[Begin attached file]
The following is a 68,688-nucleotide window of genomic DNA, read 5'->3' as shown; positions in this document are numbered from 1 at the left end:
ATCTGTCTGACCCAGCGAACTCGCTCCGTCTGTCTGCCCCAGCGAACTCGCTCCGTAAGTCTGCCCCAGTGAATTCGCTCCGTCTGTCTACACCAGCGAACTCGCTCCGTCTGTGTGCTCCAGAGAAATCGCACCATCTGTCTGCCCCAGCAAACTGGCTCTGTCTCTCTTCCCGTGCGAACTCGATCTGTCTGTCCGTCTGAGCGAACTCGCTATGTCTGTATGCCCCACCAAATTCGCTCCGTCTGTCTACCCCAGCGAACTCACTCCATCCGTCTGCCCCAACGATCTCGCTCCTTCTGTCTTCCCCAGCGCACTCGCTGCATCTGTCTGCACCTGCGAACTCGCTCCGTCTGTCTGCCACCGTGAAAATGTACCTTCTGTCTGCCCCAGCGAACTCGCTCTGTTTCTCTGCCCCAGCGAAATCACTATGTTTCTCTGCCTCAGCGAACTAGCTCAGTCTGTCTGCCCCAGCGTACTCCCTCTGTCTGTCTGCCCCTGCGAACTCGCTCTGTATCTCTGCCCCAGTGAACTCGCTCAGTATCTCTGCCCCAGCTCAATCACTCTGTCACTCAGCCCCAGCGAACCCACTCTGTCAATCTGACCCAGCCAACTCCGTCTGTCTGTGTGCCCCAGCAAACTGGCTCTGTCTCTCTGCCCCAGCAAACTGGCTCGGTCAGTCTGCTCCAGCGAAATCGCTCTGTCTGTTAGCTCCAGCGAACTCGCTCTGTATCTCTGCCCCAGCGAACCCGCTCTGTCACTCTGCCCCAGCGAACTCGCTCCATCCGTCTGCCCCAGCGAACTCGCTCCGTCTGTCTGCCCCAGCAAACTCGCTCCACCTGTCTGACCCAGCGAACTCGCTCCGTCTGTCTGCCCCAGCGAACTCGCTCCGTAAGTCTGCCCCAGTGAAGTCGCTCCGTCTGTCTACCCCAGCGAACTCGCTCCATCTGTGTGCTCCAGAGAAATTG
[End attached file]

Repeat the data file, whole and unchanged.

The following is a 68,688-nucleotide window of genomic DNA, read 5'->3' as shown; positions in this document are numbered from 1 at the left end:
ATCTGTCTGACCCAGCGAACTCGCTCCGTCTGTCTGCCCCAGCGAACTCGCTCCGTAAGTCTGCCCCAGTGAATTCGCTCCGTCTGTCTACACCAGCGAACTCGCTCCGTCTGTGTGCTCCAGAGAAATCGCACCATCTGTCTGCCCCAGCAAACTGGCTCTGTCTCTCTTCCCGTGCGAACTCGATCTGTCTGTCCGTCTGAGCGAACTCGCTATGTCTGTATGCCCCACCAAATTCGCTCCGTCTGTCTACCCCAGCGAACTCACTCCATCCGTCTGCCCCAACGATCTCGCTCCTTCTGTCTTCCCCAGCGCACTCGCTGCATCTGTCTGCACCTGCGAACTCGCTCCGTCTGTCTGCCACCGTGAAAATGTACCTTCTGTCTGCCCCAGCGAACTCGCTCTGTTTCTCTGCCCCAGCGAAATCACTATGTTTCTCTGCCTCAGCGAACTAGCTCAGTCTGTCTGCCCCAGCGTACTCCCTCTGTCTGTCTGCCCCTGCGAACTCGCTCTGTATCTCTGCCCCAGTGAACTCGCTCAGTATCTCTGCCCCAGCTCAATCACTCTGTCACTCAGCCCCAGCGAACCCACTCTGTCAATCTGACCCAGCCAACTCCGTCTGTCTGTGTGCCCCAGCAAACTGGCTCTGTCTCTCTGCCCCAGCAAACTGGCTCGGTCAGTCTGCTCCAGCGAAATCGCTCTGTCTGTTAGCTCCAGCGAACTCGCTCTGTATCTCTGCCCCAGCGAACCCGCTCTGTCACTCTGCCCCAGCGAACTCGCTCCATCCGTCTGCCCCAGCGAACTCGCTCCGTCTGTCTGCCCCAGCAAACTCGCTCCACCTGTCTGACCCAGCGAACTCGCTCCGTCTGTCTGCCCCAGCGAACTCGCTCCGTAAGTCTGCCCCAGTGAAGTCGCTCCGTCTGTCTACCCCAGCGAACTCGCTCCATCTGTGTGCTCCAGAGAAATTG